Film: McLuhan's Message, Watershed, Bristol, until October 30 2011
In a Playboy interview during the less notorious days of the periodical back in 1969, Marshall McLuhan cut a prophetic philosopher.
He spoke of the "consciousness of the unconscious" humanity was being driven towards by electronic media, envisioning technology as "an extension of our own bodies" in an "age of anxiety".
"Man must, as a simple survival strategy, become aware of what is happening to him despite the attendant pain of such comprehension," he rather grimly added.
Timed to celebrate what would have been his 100th birthday, Watershed tunes in to the man who coined the terms "global village" and "surfing" through films including Picnic in Space, the rarely-seen 1967 work where he lies in a field in Canada cogitating on film, space, jazz and the electronic media he had such vivid visions of.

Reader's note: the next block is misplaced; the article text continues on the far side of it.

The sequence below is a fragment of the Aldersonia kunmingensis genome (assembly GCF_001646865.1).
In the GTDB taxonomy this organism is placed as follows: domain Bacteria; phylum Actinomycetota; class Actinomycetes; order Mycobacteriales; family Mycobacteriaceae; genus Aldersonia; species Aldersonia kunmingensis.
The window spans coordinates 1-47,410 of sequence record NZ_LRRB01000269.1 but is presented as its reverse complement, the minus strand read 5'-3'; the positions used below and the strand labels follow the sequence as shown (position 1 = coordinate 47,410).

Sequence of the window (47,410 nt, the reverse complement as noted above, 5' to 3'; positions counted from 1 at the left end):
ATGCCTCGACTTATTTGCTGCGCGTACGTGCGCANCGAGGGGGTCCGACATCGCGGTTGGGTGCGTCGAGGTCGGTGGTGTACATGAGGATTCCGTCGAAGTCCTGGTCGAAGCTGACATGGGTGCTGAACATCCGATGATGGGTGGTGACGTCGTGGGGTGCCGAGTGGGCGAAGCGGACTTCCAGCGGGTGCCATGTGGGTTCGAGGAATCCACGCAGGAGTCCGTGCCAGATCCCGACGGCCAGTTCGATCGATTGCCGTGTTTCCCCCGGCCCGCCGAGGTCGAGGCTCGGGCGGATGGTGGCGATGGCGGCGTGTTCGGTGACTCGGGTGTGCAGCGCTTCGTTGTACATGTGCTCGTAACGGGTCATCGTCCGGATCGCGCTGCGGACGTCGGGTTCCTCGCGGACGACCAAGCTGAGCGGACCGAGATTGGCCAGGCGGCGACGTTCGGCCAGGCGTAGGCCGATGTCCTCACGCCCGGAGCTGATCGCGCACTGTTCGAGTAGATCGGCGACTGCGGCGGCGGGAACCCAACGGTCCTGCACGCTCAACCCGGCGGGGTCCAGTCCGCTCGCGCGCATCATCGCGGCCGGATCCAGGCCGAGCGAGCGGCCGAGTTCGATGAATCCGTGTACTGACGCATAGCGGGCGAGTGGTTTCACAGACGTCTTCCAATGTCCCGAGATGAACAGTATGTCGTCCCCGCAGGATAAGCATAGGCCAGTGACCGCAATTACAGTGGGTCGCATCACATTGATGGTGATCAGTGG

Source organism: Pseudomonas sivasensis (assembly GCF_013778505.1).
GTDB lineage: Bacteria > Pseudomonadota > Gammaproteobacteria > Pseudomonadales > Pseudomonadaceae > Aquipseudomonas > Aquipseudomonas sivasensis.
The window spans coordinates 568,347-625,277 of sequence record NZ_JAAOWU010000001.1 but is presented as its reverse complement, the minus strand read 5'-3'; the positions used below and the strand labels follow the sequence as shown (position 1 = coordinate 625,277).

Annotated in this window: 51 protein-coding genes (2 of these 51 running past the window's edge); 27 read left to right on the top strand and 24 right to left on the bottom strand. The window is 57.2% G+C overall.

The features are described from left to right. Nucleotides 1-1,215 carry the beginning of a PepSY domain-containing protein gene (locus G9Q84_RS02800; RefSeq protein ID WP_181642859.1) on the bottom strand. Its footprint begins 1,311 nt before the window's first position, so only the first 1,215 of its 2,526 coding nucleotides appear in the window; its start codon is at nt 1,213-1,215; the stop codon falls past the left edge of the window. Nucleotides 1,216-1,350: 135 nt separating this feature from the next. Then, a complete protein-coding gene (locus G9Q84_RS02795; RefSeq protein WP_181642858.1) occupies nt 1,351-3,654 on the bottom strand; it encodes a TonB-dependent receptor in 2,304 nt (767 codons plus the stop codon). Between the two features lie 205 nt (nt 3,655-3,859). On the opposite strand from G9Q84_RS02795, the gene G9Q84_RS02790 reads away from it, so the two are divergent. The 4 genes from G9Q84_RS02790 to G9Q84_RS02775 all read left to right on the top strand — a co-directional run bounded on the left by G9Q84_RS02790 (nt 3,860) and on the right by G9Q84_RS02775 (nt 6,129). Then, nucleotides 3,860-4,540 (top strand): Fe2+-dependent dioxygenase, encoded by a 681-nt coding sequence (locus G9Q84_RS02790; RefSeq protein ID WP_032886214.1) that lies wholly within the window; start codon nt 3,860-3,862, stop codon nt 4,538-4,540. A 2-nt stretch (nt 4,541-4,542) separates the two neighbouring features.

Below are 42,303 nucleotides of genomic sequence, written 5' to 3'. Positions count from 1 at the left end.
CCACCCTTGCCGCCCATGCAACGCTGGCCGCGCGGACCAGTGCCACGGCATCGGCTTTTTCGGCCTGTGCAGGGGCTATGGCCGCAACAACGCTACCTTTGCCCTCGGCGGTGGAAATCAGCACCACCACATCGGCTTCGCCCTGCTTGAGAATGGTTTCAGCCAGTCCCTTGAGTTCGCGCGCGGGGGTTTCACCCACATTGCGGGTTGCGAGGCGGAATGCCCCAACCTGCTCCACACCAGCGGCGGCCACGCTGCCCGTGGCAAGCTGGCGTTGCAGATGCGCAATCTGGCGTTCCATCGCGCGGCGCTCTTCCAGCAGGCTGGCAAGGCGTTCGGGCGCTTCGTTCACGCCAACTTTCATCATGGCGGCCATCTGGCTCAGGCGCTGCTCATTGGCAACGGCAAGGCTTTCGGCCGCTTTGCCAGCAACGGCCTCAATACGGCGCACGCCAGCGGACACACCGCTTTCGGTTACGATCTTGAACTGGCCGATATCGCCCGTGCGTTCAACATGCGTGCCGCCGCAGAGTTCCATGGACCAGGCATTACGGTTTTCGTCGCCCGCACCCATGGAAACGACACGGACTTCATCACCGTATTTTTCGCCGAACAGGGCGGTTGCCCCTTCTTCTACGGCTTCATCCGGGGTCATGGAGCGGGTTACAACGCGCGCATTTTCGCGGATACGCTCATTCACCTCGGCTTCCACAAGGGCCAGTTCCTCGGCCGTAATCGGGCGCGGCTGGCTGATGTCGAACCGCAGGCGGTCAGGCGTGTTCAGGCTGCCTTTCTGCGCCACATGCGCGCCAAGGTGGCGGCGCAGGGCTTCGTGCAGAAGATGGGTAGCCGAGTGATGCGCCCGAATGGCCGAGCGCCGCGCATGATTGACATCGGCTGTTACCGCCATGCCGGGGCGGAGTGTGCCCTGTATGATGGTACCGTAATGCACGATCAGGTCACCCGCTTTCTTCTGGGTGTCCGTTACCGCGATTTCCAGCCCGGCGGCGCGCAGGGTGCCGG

"Clearly McLuhan had great insight," says Simon Poulter, the artist who has curated this season.
"He was saying that it will not all be a happy state of affairs in the wired Global Village. His theme of extension resonates strongly today, when social media such as Twitter are utilised as media extensions of self, whether by protesters during the Arab Spring or by police forces in order to restore public order during the riots in London.
"The medium in this case is the message. Personally, I've long held a passion for McLuhan and I'm very excited to be able to explore his legacy in this Watershed season."
Head of Programmes Mark Cosgrove calls McLuhan "the original media guru." "He radically changed the way we think about technology and culture, and while his most famous phrases – the 'Medium is the Message' and 'Global Village' – are now very much part of our common language, there was so much more to this original and influential thinker.
"At Watershed we will explore his ideas in relation to the ongoing digital explosion, and measure his impact on today's culture and ideas."
- Visit www.watershed.co.uk/mcluhan for full season.